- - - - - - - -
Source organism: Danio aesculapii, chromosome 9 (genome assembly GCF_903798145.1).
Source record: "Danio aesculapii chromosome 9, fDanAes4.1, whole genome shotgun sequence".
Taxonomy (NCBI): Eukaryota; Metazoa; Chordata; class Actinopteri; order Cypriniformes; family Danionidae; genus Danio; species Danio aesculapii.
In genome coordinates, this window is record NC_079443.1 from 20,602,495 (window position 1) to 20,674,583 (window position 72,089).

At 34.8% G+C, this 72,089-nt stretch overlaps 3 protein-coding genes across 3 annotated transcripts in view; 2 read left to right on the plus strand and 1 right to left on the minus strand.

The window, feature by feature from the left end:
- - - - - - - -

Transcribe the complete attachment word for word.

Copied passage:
Source organism: Danio aesculapii, chromosome 9 (genome assembly GCF_903798145.1).
Source record: "Danio aesculapii chromosome 9, fDanAes4.1, whole genome shotgun sequence".
Taxonomy (NCBI): Eukaryota; Metazoa; Chordata; class Actinopteri; order Cypriniformes; family Danionidae; genus Danio; species Danio aesculapii.
In genome coordinates, this window is record NC_079443.1 from 20,602,495 (window position 1) to 20,674,583 (window position 72,089).

At 34.8% G+C, this 72,089-nt stretch overlaps 3 protein-coding genes across 3 annotated transcripts in view; 2 read left to right on the plus strand and 1 right to left on the minus strand.

The window, feature by feature from the left end: